Australia’s closure has been further tightened by banning property auctions while the country is struggling with ‘very worrying’ growth in coronavirus cases.
Prime Minister Scott Morrison announced more restrictions after a National Cabinet meeting on Tuesday evening, with an emphasis on stopping large rallies to prevent the spread of the deadly disease.
Under the new restrictions that apply from midnight on Wednesdays, open house inspections and auctions are prohibited, as are personal services such as beauty therapy, resins and tattoos, and massage parlors.
“In the retail space, auction houses, that come together in auction rooms, that can’t go on,” said Morrison.
Auctions and open house inspections have been canceled to stop the spread of the coronavirus (stock image)
‘Real estate auctions and open house inspections, in particular open house inspections, cannot continue.
“We are trying to limit the collection of people in large numbers that may be related to the transmission of that virus.”
It was not clear to Mr. Morrison how long the property ban would remain in effect, with the changes likely to affect the housing market.
The auction clearance already fell last weekend, with real estate analysts thinking that house prices could fall by 20 percent as a result of the virus.
Weddings are limited to the couple, the celebrant and two witnesses, while funerals can have up to 10 mourners.
Food courts in shopping centers join cafes and restaurants as they can only offer takeaway.
Companies commissioned to join pubs, gyms and cinemas when closing their doors include nail salons, all kinds of fitness and wellness centers, yoga studios, barre and spin classes, indoor and outdoor play centers, swimming pools, amusement parks and arcades.
Hairdressers and hairdressers can stay open, but must adhere to the social distance rules and ensure that every customer is out the door within 30 minutes.
Health-related personal services, such as physiotherapy, may also continue to run.
Outdoor boot camps and personal training are limited to a maximum of 10 people per session.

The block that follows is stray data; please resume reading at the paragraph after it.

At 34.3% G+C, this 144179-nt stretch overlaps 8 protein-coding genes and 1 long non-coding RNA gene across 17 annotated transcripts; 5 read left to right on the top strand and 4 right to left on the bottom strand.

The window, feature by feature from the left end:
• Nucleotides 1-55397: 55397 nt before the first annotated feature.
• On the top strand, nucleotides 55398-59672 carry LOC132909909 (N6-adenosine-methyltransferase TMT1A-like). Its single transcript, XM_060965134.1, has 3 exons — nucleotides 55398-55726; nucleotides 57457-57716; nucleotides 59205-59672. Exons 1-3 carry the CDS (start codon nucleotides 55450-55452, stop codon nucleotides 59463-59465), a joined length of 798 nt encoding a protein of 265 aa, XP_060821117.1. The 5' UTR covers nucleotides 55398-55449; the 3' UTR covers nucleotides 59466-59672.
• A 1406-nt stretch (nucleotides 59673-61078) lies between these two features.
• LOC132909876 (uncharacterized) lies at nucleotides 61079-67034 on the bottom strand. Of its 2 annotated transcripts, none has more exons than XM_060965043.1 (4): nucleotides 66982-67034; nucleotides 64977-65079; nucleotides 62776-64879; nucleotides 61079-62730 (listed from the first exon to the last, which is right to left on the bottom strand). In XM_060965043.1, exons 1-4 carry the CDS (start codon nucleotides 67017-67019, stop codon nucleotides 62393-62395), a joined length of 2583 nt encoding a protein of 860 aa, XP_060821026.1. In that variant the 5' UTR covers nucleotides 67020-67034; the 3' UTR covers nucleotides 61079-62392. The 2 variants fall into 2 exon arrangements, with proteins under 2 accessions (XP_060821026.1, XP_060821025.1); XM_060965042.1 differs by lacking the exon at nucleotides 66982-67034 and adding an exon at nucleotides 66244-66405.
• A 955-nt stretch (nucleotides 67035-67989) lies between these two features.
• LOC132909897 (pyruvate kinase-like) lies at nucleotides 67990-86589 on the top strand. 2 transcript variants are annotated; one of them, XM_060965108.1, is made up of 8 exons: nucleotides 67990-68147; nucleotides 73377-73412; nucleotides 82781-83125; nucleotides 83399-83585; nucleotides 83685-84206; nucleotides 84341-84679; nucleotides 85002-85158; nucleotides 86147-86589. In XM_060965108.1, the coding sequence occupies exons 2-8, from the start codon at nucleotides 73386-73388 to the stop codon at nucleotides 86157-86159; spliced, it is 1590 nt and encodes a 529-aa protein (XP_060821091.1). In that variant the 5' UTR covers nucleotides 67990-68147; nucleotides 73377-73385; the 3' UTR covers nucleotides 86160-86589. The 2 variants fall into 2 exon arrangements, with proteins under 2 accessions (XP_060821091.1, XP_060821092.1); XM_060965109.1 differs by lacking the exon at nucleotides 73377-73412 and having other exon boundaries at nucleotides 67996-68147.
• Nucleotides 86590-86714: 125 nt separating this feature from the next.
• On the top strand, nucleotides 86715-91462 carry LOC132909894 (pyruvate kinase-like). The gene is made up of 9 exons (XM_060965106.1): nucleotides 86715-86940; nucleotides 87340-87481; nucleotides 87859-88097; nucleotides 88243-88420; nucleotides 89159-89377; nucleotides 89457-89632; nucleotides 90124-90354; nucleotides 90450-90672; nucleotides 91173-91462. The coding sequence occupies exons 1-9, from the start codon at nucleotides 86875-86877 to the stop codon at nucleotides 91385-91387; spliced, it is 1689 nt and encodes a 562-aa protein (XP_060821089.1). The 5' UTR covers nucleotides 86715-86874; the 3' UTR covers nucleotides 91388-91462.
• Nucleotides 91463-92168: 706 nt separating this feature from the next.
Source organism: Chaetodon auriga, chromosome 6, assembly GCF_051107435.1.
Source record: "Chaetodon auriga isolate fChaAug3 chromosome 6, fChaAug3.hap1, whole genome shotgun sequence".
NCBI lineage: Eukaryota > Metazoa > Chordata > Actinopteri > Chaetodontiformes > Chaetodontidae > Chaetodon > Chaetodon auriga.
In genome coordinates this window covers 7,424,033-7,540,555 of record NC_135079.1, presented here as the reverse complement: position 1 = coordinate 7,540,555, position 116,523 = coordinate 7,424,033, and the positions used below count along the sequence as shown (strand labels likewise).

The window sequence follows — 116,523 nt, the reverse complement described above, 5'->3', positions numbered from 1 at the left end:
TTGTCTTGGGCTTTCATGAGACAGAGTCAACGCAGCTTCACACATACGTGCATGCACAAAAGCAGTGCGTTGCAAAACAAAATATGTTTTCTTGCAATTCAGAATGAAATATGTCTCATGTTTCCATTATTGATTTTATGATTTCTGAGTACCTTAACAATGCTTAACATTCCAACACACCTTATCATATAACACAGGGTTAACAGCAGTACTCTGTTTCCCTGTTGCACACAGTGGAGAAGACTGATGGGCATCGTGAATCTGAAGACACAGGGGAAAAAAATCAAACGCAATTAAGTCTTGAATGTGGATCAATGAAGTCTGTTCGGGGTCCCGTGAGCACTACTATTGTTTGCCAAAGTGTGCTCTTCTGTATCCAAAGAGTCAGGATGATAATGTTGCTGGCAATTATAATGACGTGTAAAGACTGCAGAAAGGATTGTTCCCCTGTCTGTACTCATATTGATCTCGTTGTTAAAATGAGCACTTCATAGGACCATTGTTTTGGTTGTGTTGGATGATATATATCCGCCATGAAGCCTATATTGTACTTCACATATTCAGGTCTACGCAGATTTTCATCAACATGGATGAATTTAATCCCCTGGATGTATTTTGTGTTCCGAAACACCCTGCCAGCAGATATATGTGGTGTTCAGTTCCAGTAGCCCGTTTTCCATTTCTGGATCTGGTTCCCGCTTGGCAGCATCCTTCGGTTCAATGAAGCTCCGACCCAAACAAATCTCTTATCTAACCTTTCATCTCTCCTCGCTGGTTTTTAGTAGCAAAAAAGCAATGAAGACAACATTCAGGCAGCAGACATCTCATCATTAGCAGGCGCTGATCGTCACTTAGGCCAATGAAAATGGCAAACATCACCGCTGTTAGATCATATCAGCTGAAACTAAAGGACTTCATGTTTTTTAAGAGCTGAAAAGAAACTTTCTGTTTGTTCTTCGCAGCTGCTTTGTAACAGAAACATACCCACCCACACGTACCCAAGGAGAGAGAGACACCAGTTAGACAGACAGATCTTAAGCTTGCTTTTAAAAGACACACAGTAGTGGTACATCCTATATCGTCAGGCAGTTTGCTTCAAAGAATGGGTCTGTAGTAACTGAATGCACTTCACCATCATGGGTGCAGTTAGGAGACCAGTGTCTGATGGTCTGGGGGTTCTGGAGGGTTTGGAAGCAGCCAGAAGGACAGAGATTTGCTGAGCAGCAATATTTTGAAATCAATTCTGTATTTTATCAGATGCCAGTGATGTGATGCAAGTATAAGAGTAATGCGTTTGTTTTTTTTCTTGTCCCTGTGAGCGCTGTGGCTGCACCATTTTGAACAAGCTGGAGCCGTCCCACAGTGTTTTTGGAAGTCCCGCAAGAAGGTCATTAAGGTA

Prime Minister Scott Morrison announced further restrictions on corona virus gatherings
The real estate services are prohibited to prevent unnecessary mass gatherings of people to spread the deadly disease (stock image)
Most community facilities will also close, including libraries, galleries, halls, community centers and RSL clubs.
Outdoor and indoor markets are banned, while rules around large food markets are addressed by states and territories.
State governments will also monitor large social gatherings in public areas and in people’s homes.
“Going out for the basics, exercising, maybe with your partner or family members, provided it’s a small group, that’s fine,” said Mr. Morrison.
“Barbecues with lots of friends or even … family get together to celebrate one year old birthday parties and all that sort of thing – we can’t do those things now.
“If you get together in a group, say 10 people, outside together in a group, that’s not okay.”
A patient has his temperature tested by a doctor in a coronavirus testing facility
Schools remain open for people to keep working, and the prime minister said everyone who had a job was an “essential worker.”
Chief medical officer Brendan Murphy said Australians should avoid unnecessary interactions.
“We are deeply concerned about the rate of increase in coronavirus cases in Australia, particularly in recent days,” said Prof. Murphy Tuesday evening.
“It is very, very steep growth and very worrying.”
“We have to change the way we interact with each other in our society for a long time. This virus will be with us for a while, “he said.
Mr. Murphy was particularly concerned about travelers returning from abroad with the virus. And also stressed the importance of social distance to prevent community transfer.
“These measures are really draconian,” said Prof. Murphy.
“But if we want to control the transmission of communities, we must prevent the capacity of this virus from spreading from person to person. And I’ve said it many times, it’s been a long time. ‘
Chief medical officer Brendan Murphy said Australians should avoid unnecessary interactions to stop the spread of the disease